Sunday, 7 April 2013
…and the father of circumcision to those who not only are of the circumcision, but who also walk in the steps of the faith which our father Abraham had while still uncircumcised. Romans 4:12
The previous verse showed that Abraham was “the father of all those who believe, though they are uncircumcised.” Today shows that likewise, Abraham is “the father of circumcision.” The Greek actually leaves out a definite article before “father.” He is “father of circumcision.” This is an abstract term for the concrete principle similar to saying someone is “father of the modern jet airplane.” However, Paul includes a caveat concerning those circumcised people. It is those who are not “only are of the circumcision, but who also walk in the steps of the faith…”
Being circumcised but lacking faith has already been addressed and then it was supported by Paul’s inclusion of David’s quotes from the Hebrew Scriptures. In order to further substantiate it, Paul pulls out a word for “walk” which is only used a few times in the New Testament, stoichousin. This word finds other uses in secular Greek writings to indicate the concept of military order. There it has the idea of keeping in rank or walking in step with a leader.
In other words, those who are of the circumcision can’t claim any special participation with Abraham unless they walk in the manner of Abraham, which has been shown to be a walk of faith. Other Jewish writings designate Abraham “the head of those that are circumcised” or “the head to them that are circumcised.” However, Paul calls him “father of circumcision.” The difference is immense. The first indicates a relationship is contingent on circumcision, but the second indicates that true circumcision is contingent on faith.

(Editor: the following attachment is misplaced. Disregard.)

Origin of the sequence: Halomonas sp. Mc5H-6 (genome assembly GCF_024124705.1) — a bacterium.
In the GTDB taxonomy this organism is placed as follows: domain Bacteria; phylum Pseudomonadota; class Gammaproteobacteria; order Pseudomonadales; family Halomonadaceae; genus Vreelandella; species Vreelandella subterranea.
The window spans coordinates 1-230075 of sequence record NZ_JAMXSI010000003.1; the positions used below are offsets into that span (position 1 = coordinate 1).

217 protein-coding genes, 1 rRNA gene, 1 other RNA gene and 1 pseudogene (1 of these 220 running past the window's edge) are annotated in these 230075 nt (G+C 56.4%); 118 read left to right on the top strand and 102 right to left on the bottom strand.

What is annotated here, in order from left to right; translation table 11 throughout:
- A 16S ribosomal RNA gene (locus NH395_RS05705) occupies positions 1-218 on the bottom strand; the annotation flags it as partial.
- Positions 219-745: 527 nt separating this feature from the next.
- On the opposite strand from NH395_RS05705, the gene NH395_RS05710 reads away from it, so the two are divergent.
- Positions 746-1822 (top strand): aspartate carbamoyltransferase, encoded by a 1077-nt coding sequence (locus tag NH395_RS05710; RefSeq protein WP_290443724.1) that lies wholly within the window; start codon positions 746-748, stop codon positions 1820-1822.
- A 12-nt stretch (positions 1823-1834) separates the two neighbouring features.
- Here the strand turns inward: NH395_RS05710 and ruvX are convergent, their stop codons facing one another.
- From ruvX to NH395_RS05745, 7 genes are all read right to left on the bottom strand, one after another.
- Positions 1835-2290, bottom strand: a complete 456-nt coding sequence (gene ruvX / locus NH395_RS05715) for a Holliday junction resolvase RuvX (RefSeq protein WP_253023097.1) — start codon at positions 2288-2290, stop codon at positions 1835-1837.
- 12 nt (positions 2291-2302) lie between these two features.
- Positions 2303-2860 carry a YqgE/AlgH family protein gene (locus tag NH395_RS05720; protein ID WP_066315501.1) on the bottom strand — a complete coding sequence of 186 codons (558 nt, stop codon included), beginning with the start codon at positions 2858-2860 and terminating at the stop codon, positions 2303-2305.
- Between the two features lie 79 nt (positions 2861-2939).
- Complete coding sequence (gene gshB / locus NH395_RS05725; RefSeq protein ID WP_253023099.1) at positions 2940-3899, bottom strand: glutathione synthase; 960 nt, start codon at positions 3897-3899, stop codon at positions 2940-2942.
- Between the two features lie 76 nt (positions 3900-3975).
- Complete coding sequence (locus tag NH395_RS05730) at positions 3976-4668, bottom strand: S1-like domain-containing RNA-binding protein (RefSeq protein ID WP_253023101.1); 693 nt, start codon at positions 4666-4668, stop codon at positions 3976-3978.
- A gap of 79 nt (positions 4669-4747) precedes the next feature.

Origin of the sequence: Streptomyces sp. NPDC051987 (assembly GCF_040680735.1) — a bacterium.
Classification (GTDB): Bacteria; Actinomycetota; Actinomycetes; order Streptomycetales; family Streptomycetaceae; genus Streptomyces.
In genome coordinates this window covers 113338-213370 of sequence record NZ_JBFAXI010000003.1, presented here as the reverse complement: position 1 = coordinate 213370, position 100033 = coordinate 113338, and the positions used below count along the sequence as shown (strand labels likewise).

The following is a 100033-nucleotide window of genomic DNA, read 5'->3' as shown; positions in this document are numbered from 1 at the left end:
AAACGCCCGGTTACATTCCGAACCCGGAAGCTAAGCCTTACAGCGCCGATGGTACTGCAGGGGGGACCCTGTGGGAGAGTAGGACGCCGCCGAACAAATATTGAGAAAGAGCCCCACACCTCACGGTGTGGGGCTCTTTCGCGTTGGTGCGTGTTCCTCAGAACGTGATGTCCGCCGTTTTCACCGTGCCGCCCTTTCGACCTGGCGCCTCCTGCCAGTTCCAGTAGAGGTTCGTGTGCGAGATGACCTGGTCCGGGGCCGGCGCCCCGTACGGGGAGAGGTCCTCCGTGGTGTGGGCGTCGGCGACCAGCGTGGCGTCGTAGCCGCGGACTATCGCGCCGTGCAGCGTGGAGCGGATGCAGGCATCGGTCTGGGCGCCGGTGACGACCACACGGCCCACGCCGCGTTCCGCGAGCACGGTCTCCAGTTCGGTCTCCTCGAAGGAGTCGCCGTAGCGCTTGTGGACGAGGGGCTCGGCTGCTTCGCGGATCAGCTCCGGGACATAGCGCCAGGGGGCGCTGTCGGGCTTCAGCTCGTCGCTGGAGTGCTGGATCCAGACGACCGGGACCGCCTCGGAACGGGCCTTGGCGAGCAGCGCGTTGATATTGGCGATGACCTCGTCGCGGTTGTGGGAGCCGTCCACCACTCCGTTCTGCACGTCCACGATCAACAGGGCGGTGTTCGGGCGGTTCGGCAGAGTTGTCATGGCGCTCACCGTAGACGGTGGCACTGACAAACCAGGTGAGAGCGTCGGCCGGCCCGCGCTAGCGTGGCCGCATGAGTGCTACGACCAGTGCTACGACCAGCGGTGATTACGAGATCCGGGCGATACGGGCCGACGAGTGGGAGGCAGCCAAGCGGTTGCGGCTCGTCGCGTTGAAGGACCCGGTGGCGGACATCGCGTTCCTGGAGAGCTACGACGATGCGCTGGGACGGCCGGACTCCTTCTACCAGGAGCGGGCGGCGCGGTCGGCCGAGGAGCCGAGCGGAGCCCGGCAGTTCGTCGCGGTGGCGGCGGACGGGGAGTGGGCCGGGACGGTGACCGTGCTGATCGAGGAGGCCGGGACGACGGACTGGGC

What this means, and it is of the highest concern for those who are circumcised, is that in order to be saved the Jews must come under Abraham’s covenant of faith which was while he was still uncircumcised, not the other way around. The entire concept of circumcision had been turned upside down by those who bore the sign.
Unfortunately, this is still the case in Christianity today. Far too many sects and denominations insert the law where it doesn’t belong by imposing its restrictions on those who have been freed from them. The sign of the saved Christian is an internal one; it is the sealing of the Holy Spirit. Attempting to add to that can only bring in unhappy consequences and a life of walking in uncertainty.
In the same way, some believe they are saved through their denomination and that others are excluded. Or, they may believe that baptism is a saving grace comparable to the Jew’s belief in the effectiveness of circumcision. However, both of these ideas are dispelled when one understands that it is faith, and faith alone, which restores us to God. We too must come under the covenant of the faith of Abraham.
Life application: Was there a time when you called on Jesus Christ as Lord by simple faith? If so, then remember that move and return to it. Live in it and revel in it. If you’ve been adding external requirements to it and have wondered why your walk is a meandering one, then re-evaluate your walk. If someone is teaching you to follow certain dietary requirements, certain days of church attendance, etc., then you are only harming your walk of faith. Look to Jesus and what He already did and then glory in that.
O most precious Lord, by faith Abraham was declared righteous and so he is considered the father of faith for all who walk in his steps. Help me to be a person of faith, putting aside attempts to merit my salvation by adding to what You have already done for me. What could I add to the work of Jesus? In Him my rest is found and in Him I shall take my rest. Amen.